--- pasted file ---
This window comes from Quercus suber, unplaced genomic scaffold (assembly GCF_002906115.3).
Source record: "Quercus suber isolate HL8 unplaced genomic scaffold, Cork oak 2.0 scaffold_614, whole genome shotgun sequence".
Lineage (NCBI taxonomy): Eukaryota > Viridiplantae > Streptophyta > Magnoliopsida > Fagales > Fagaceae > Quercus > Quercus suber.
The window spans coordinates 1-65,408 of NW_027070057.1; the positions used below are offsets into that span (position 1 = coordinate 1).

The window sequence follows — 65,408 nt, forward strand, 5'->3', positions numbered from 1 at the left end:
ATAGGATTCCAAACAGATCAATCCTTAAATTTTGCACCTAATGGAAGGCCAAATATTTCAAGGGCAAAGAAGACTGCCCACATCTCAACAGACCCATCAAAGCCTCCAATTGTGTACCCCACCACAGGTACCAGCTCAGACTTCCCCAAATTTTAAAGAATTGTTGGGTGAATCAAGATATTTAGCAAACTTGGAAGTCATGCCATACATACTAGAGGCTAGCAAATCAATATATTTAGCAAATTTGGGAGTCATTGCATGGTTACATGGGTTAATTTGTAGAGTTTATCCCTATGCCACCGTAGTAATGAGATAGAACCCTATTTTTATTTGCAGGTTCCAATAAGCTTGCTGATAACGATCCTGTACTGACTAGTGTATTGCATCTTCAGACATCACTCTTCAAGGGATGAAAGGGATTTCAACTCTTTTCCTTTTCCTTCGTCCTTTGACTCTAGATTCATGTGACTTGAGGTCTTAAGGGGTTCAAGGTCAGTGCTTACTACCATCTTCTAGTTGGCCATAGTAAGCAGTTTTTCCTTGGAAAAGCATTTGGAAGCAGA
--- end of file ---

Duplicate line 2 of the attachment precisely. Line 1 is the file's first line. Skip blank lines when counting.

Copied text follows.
Source record: "Quercus suber isolate HL8 unplaced genomic scaffold, Cork oak 2.0 scaffold_614, whole genome shotgun sequence".